AGEING prostitutes in Epworth have found a way to make money using young girls as young as 12.
BY MOSES CHIBAYA
they solicit clients for them and pocket the payment.
A community leader for ward 4 in Epworth, Andrew Manene urged the police to urgently intervene to stop the practise that has rocked the suburb plagued by grinding poverty.
Speaking at a meeting hosted by Padare/Enkundleni/Men’s Forum in Epworth last week, Manene said poverty was forcing desperate women to take children near pubs and market them to men for as little as US$3.
“If you come here around 7:30pm you will see young girls around 12 to 16 years being involved in prostitution,” he said.
“There is a ring of women who are taking young girls near bottle stores where they are using them as prostitutes. The women collect the money and instruct clients to choose girls they want to have sex with.”
The women parade the vulnerable teenagers near bottle stores and night clubs where unscrupulous paedophiles would come and cherry-pick them.
“This is happening. I am not talking of something that is not happening. We have tried to talk to the neighbourhood watch committee, but they are failing to stop this,” said Manene.
“The kids do not get into bars. Older women get in the bars and then source for clients for the young girls.”
Standardcommunity caught up with one of the child prostitutes, Sibongile (not her real name), at Munyuki Shopping Centre in Epworth.
The 15-year-old girl, who left school at the age of 13, said she has sex with four to five different men each night.
“I don’t want to do this but life is so difficult. My parents are both late,” she said. “People do not want to employ me because l don’t have a birth certificate and a national identification card.”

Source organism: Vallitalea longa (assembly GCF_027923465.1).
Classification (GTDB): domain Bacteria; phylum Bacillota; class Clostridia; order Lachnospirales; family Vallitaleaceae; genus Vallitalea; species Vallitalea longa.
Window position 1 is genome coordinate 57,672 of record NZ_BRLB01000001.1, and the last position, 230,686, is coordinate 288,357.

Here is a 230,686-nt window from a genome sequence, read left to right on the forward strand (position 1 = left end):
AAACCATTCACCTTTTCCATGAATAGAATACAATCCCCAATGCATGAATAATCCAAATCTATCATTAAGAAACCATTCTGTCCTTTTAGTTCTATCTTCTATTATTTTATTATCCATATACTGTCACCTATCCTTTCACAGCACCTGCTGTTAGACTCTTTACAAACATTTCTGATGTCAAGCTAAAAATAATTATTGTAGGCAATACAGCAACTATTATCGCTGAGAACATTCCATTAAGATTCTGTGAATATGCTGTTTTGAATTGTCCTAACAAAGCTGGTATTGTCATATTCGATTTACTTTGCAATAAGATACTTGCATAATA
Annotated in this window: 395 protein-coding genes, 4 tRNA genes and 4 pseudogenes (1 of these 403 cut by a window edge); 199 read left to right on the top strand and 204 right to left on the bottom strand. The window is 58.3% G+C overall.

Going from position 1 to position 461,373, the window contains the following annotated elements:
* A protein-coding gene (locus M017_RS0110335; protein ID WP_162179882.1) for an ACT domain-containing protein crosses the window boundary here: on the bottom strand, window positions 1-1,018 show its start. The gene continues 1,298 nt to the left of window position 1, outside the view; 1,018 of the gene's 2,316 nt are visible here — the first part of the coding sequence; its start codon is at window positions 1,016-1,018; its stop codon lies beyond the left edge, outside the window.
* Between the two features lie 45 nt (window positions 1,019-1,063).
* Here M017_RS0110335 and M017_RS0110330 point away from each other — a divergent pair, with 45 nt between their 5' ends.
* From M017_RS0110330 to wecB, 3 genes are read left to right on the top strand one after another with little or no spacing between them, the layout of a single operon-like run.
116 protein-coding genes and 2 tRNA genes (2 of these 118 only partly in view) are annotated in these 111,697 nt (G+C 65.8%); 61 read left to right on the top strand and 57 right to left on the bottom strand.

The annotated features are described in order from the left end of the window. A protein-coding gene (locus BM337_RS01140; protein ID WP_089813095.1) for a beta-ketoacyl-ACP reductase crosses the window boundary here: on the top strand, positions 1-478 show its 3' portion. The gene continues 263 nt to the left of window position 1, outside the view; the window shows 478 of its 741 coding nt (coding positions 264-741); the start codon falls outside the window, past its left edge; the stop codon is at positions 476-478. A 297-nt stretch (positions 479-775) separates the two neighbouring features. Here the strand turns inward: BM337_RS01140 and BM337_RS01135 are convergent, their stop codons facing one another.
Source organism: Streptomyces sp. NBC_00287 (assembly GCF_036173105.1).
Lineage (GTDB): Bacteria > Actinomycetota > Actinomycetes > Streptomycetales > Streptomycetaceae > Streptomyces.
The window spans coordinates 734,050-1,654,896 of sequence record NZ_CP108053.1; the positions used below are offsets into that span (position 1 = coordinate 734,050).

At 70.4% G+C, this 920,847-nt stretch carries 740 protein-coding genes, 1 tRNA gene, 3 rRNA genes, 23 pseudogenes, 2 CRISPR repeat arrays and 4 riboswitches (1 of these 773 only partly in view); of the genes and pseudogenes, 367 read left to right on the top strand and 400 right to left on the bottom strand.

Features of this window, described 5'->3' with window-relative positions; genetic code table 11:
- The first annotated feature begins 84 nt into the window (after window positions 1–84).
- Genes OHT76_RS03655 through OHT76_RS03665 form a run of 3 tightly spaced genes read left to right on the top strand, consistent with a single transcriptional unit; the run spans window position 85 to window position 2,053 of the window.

Like street children in central Harare, child prostitutes, whether occasional or full-time, get involved in crime and drug abuse.
“I use drugs to suppress my feelings of worthlessness for living a life of prostitution,” said Sibongile.
The older prostitutes were, however, reluctant to speak out fearing arrest and exposure. Some of them moved away the moment they were asked questions.
“If you want a little one (teenager) just say so and get away,” said one of them before telling her “trainees” to move away.
A police officer, who attended the Padare meeting, encouraged members of the community to report abuses that were taking place in their areas.
“We are ready to work with members of the community if they tell us issues affecting them,” said the officer, who cannot be named because he had not been cleared to speak on behalf of the police.
Padare programme officer Nakai Nengomasha said the forums would increase awareness programmes and come up with community responses to issues surrounding gender-based violence and abuse.
“We want to build community responses and community awareness surrounding those areas particularly community strategies on reducing male violence on women and strategies on how men can promote sexual reproductive health for women and girls,” said Nengomasha.